According to research, the addition of hyaluronic acid was found to improve the strength of biopolymer films in hair care cosmetics.

2. Use protein and vitamins

When gray hair turns yellow, it’s a sign of nutrient-deficient hair. To help repair it, we can resort to shampoos or preparations (masks) based on proteins, as well as vitamins, including A, C, and B5 (panthenol), which protect against the effects of environmental elements.

3. Maintain a slightly acidic pH

Another point that is noted for strengthening cuticles is that hair products used should have a slightly acidic pH , between 4.5 and 5. This contributes better to ensuring that the cuticles remain closed.

4. Avoid certain ingredients

Avoid products with ingredients such as those mentioned above (sodium hydroxide, guanidine, ammonia, etc.). Instead, products with mild surfactants such as taurates, betaines, glycosides, or sarcosinates should be used.

5. Apply antioxidant products

Flavonoids protect the hair from the effects of solar radiation. Filters can be added to shampoo or use natural products such as green tea, aloe vera, or ginkgo biloba, which according to research has a high antioxidant potential.

6. Protect your hair from the sun

In addition to the above, it’s necessary to avoid continuous exposure to the sun. Hair that lacks melanin is more sensitive.

Among the precautions to protect yourself we can highlight the following: use umbrellas, hats, or caps; and preferably, do not go out during the hours when solar radiation is more intense.

7. Use shampoos with pigments

To recover the color of white hair and neutralize yellow highlights, you can also apply shampoos that produce dark coloring. Preferably those with natural pigments. To do this, you can use plants such as rosemary.

Like this article? You may also like to read: Here are the Myths and Facts About Gray Hair

Remember: Healthy hair looks healthy

When gray hair turns yellow, it’s a sign of a hair health problem, as it happens, in large part, due to the weakening of the cuticle. So this is something we need to address, and not just for aesthetic reasons.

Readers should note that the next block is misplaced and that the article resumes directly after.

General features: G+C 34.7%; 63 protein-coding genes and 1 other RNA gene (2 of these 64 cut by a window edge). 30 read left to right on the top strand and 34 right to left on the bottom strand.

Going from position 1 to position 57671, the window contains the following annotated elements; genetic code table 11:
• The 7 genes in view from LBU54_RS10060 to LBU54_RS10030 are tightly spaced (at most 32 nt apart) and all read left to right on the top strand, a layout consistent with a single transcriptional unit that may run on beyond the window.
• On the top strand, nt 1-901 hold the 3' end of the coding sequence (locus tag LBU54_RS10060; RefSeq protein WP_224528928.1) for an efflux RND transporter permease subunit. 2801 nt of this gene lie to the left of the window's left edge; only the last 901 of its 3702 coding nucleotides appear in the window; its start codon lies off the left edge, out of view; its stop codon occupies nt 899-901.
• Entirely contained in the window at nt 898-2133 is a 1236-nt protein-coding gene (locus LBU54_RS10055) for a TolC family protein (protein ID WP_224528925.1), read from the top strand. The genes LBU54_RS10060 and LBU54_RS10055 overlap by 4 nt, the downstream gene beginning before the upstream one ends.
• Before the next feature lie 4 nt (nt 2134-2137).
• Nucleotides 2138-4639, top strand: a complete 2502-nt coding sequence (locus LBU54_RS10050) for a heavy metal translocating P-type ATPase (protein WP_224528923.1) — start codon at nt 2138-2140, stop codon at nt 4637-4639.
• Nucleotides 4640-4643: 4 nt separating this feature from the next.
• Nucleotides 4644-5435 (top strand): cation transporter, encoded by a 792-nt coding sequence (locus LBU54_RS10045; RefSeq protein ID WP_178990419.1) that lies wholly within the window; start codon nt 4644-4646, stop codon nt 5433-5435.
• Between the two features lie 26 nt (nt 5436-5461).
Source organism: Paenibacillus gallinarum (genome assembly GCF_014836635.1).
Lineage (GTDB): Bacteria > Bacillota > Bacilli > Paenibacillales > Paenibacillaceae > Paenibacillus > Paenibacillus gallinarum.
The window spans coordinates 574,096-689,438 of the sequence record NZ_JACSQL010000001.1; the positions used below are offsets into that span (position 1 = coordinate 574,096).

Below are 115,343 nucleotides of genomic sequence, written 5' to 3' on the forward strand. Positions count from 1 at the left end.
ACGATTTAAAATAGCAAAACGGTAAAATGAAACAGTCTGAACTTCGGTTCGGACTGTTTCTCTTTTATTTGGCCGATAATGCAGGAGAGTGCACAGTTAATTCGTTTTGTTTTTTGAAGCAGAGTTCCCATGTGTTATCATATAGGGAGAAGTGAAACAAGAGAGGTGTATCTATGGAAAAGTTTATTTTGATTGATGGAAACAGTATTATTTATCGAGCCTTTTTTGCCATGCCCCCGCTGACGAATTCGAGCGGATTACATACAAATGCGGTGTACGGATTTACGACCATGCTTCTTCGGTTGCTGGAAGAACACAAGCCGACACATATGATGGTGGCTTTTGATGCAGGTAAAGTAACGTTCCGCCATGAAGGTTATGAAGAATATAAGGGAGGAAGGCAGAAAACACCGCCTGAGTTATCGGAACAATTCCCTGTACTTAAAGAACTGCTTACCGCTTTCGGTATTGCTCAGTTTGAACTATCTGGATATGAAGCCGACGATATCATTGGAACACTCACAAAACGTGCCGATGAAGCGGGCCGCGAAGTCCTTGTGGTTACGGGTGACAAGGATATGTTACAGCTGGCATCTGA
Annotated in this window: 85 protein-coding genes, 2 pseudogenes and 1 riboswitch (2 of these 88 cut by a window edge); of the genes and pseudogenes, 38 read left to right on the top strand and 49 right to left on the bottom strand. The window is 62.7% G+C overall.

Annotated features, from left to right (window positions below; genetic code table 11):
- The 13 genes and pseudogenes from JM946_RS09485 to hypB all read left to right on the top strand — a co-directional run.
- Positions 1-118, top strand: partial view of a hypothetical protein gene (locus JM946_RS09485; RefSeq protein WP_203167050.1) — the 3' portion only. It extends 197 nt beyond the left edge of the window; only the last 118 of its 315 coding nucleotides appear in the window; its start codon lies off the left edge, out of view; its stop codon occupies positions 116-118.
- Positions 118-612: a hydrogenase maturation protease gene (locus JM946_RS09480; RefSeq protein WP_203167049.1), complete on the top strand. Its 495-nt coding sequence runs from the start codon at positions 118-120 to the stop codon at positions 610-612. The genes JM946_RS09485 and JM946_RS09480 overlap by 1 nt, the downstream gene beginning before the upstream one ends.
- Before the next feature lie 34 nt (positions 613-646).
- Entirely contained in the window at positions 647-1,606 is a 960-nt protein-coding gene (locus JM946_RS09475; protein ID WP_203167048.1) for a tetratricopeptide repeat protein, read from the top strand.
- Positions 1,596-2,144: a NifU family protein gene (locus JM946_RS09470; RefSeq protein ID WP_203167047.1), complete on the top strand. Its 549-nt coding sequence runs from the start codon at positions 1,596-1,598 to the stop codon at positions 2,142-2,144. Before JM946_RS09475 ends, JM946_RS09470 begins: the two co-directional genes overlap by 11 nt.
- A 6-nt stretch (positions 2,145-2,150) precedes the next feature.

Of course, since the cause can vary, the ideal is to see a hair specialist. First, you should with a dermatologist, and then with a stylist. Then, make sure to always follow their recommendations.

All cited sources were thoroughly reviewed by our team to ensure their quality, reliability, currency, and validity. The bibliography of this article was considered reliable and of academic or scientific accuracy.

  • Neveux, S., Smith, N.K., Roche, A. (2017). Natural compounds as occult ototoxins? Ginkgo biloba flavonoids moderately damage lateral line hair cells. JARO, vol. 18, 275–289. https://www.ncbi.nlm.nih.gov/pmc/articles/PMC5352612/
  • Sano, M., Mayama, H., Nonomura, Y. (2023). Friction dynamics of human hair treated with water or cationic surfactant aqueous solution. J Surfact Deterg., vol. 26(2): 185– 193. https://doi.org/10.1002/jsde.12634
  • Sionkowska A., Kaczmarek B., Michalska M., Lewandowska, K. & Grabska, S. (2017). Preparation and characterization of collagen/chitosan/hyaluronic acid thin films for application in hair care cosmetics. Pure and Applied Chemistry, vol. 89(12). https://doi.org/10.1515/pac-2017-0314
  • Soon Park, J. (2021). Analysis of antioxidant efficacy of ginkgo biloba leaves and acer palmatum leaves. Turkish Journal of Computer and Mathematics Education (TURCOMAT), Vol. 12(6). https://doi.org/10.17762/turcomat.v12i6.2074

This text is provided for informational purposes only and does not replace consultation with a professional. If in doubt, consult your specialist.